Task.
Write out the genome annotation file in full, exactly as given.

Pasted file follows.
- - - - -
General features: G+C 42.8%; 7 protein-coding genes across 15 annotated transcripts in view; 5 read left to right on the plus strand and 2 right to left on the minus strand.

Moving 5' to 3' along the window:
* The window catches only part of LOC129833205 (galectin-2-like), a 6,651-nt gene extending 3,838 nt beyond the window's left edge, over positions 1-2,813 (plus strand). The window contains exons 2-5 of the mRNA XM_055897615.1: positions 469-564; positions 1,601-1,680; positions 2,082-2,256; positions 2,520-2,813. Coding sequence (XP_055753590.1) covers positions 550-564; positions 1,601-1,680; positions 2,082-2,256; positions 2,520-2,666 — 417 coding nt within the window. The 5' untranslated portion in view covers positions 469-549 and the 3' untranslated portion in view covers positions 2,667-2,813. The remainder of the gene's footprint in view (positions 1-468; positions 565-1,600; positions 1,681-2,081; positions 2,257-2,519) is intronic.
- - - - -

General features: G+C 42.8%; 7 protein-coding genes across 15 annotated transcripts in view; 5 read left to right on the plus strand and 2 right to left on the minus strand.

Moving 5' to 3' along the window:
* The window catches only part of LOC129833205 (galectin-2-like), a 6,651-nt gene extending 3,838 nt beyond the window's left edge, over positions 1-2,813 (plus strand). The window contains exons 2-5 of the mRNA XM_055897615.1: positions 469-564; positions 1,601-1,680; positions 2,082-2,256; positions 2,520-2,813. Coding sequence (XP_055753590.1) covers positions 550-564; positions 1,601-1,680; positions 2,082-2,256; positions 2,520-2,666 — 417 coding nt within the window. The 5' untranslated portion in view covers positions 469-549 and the 3' untranslated portion in view covers positions 2,667-2,813. The remainder of the gene's footprint in view (positions 1-468; positions 565-1,600; positions 1,681-2,081; positions 2,257-2,519) is intronic.